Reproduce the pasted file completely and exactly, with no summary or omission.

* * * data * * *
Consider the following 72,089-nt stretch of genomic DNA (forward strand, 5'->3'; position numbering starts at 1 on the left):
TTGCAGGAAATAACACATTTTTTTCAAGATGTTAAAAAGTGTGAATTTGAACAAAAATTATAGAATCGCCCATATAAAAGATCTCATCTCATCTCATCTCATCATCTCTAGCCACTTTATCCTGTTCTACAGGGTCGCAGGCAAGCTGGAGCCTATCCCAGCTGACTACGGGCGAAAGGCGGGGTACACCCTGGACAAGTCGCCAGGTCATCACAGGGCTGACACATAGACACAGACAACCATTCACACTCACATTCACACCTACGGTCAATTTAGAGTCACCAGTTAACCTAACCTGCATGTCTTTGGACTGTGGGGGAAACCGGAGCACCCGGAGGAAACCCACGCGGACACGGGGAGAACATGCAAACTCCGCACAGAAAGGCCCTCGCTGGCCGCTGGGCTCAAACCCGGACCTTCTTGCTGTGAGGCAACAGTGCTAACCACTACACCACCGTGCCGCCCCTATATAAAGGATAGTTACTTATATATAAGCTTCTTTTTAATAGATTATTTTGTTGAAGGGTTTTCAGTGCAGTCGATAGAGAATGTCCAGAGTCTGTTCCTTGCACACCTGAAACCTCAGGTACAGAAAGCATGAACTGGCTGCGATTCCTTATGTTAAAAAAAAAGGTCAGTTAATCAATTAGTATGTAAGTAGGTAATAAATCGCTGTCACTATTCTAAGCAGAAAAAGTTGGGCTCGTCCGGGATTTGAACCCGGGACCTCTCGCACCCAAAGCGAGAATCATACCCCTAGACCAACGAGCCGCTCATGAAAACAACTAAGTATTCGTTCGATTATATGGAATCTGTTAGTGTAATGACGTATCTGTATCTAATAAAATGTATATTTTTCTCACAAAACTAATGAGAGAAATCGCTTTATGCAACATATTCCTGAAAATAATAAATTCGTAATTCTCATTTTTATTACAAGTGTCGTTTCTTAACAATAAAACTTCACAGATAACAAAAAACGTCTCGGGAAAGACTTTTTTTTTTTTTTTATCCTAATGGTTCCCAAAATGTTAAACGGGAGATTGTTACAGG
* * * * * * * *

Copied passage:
Consider the following 72,089-nt stretch of genomic DNA (forward strand, 5'->3'; position numbering starts at 1 on the left):
TTGCAGGAAATAACACATTTTTTTCAAGATGTTAAAAAGTGTGAATTTGAACAAAAATTATAGAATCGCCCATATAAAAGATCTCATCTCATCTCATCTCATCATCTCTAGCCACTTTATCCTGTTCTACAGGGTCGCAGGCAAGCTGGAGCCTATCCCAGCTGACTACGGGCGAAAGGCGGGGTACACCCTGGACAAGTCGCCAGGTCATCACAGGGCTGACACATAGACACAGACAACCATTCACACTCACATTCACACCTACGGTCAATTTAGAGTCACCAGTTAACCTAACCTGCATGTCTTTGGACTGTGGGGGAAACCGGAGCACCCGGAGGAAACCCACGCGGACACGGGGAGAACATGCAAACTCCGCACAGAAAGGCCCTCGCTGGCCGCTGGGCTCAAACCCGGACCTTCTTGCTGTGAGGCAACAGTGCTAACCACTACACCACCGTGCCGCCCCTATATAAAGGATAGTTACTTATATATAAGCTTCTTTTTAATAGATTATTTTGTTGAAGGGTTTTCAGTGCAGTCGATAGAGAATGTCCAGAGTCTGTTCCTTGCACACCTGAAACCTCAGGTACAGAAAGCATGAACTGGCTGCGATTCCTTATGTTAAAAAAAAAGGTCAGTTAATCAATTAGTATGTAAGTAGGTAATAAATCGCTGTCACTATTCTAAGCAGAAAAAGTTGGGCTCGTCCGGGATTTGAACCCGGGACCTCTCGCACCCAAAGCGAGAATCATACCCCTAGACCAACGAGCCGCTCATGAAAACAACTAAGTATTCGTTCGATTATATGGAATCTGTTAGTGTAATGACGTATCTGTATCTAATAAAATGTATATTTTTCTCACAAAACTAATGAGAGAAATCGCTTTATGCAACATATTCCTGAAAATAATAAATTCGTAATTCTCATTTTTATTACAAGTGTCGTTTCTTAACAATAAAACTTCACAGATAACAAAAAACGTCTCGGGAAAGACTTTTTTTTTTTTTTTATCCTAATGGTTCCCAAAATGTTAAACGGGAGATTGTTACAGG